Something's Missing, And Gruden Is Running Out Of Time To Find It
The game was lost. Is the season far behind? If only that old standby, Johnson to Johnson to Pittman to McCardell to Johnson to Coleman to Green, had worked like it should. If only Cosey Coleman had broken one off. It was a desperate play from what could soon be desperate defending champions. The worm hasn't turned, but it has its blinker on. All that was missing from the final Stanford-Cal moment of the 17-14 loss that made the Bucs 4-4 was someone running over a guy with a trombone.

The victory march has faded. Sitting somewhere between crest and fallen inside the losing locker room, a spent Jon Gruden wore his visor backward and looked ahead. ``It's going to be a challenge,'' Gruden admitted. ``It's going to be an incredible journey for eight weeks.``

It has to beat the first eight. But will it? This has been anything but a fantastic voyage. Is there another half-season ride like this out there? If so, we'd like to get off. The champs, or what's left of them beneath the bandages, have found exciting new ways to lose. Some of the things that have happened amaze Gruden. Like this play Sunday, when a Saint split two pulling Bucs offensive lineman to nail Michael Pittman on his way to the end zone. ``You can't have a better ... that just can't happen,'' Gruden said. ``It's like being hit with a bolt of lightning in the head. The chances of that happening are ... I can't believe it. You've got to be kidding me.''

Pause. `We've had some bolts.'' Flash: this is trouble. The team that marched to San Diego without losing two games in a row now can't win two in a row. They either walk with kings or stumble like clowns. Yes, they could be 6-2 but for a missed extra point and a blown call on an onside kick. And we haven't mentioned injuries.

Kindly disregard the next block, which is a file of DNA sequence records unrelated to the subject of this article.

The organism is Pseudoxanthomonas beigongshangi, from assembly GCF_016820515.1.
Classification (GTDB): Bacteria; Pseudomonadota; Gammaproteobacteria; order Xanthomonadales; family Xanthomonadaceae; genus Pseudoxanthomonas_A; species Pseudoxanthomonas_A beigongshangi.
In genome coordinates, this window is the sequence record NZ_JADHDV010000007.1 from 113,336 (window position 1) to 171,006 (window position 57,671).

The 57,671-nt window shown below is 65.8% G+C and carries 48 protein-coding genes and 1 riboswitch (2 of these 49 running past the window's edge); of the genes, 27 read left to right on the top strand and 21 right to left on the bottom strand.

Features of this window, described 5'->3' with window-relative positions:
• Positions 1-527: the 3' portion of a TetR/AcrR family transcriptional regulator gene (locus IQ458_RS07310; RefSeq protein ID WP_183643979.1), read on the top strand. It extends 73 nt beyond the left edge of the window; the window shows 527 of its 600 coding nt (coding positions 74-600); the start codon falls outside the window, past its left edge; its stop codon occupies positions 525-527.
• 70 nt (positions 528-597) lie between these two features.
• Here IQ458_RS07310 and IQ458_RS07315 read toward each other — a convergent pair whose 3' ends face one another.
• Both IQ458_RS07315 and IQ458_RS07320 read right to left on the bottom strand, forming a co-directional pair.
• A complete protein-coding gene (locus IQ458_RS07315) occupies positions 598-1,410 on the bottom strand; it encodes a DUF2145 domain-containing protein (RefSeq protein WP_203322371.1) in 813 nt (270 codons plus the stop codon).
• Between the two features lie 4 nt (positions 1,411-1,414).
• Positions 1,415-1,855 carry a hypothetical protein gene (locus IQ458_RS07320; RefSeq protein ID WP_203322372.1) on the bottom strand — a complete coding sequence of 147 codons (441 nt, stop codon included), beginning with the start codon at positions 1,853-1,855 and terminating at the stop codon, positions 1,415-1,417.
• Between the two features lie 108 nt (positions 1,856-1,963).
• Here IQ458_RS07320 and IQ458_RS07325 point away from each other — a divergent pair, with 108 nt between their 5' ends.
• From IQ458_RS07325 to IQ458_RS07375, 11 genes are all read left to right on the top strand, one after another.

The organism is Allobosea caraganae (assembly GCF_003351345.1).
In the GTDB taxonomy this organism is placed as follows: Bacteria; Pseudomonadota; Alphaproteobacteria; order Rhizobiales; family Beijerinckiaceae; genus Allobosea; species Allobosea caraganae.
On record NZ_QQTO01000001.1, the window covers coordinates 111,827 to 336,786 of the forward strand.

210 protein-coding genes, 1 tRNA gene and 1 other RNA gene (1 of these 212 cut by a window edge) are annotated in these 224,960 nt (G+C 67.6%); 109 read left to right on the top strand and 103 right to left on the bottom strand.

But if you want to know how many NFL teams think they could have won more games, add up the number of NFL teams and subtract one - the unbeaten Chiefs. Gruden knows the math. He wore it on his face Sunday: lethargic start, six turnovers, blown chances, late comeback, later New Orleans drive for the winning field goal. He wore it all. ``It's hard to swallow,'' Gruden said. ``We've had our share of swallowing this year. We've swallowed some real whoppers. I'm crushed. I am just crushed. I'm sick for the fans and the players.''

It wasn't supposed to be this way. Gruden was supposed to oversee a champion, not an emergency room. Jermaine Phillips, playing for John Lynch, fractured his forearm Sunday. David Gibson, signed earlier this week, went in. ``You see Lynch come off the field, then you see his backup Phillips come off the field,'' Gruden said. ``David Gibson is playing strong safety today. I just met David today, OK?' At the same time, you can't turn the ball over, you can't fumble, you can't miss field goals, you can't let them score on a two-minute drill late in the game. That's the reality of football.''

The reality is 4-4. And 1-3 at home. And on and on. It's more than the injuries. They don't excuse all of this. Far from it. Injuries didn't make Martin Gramatica miss that field goal or Michael Pittman fumble that ball or Brad Johnson throw that awful pick. Injuries don't account for the Bucs' listless approach to most of Sunday's game, as if they can turn it on and off and get away with that, making their Super Bowl rings shine on command. There's more missing than bodies. Maybe it's just one play a game - the one the Bucs don't make. ``We won a lot of close games last year,'' Gruden said. ``We didn't win every game by 37. I heard you guys say, `Ugly win, man, ugly win.' You guys called me the ugly duckling. We won the kind of games we're losing now.''

Times are tough all over. The Bucs' opponent in last year's Super Bowl is 2-6. Some Oakland Raiders are deserting Coach Bill Callahan. It's not like that here, but Gruden knows that words - and excuses - don't mean much. '`It's just storytelling,'' he said.

Here's the real story: Sunday at Carolina amounts to a division knockout game. A loss probably means the Bucs are reduced to a wild-card chase. Key word: chase. ``We've got to fight our butt off to win the next game,'' Gruden said. A bolt of reality. They've had some bolts.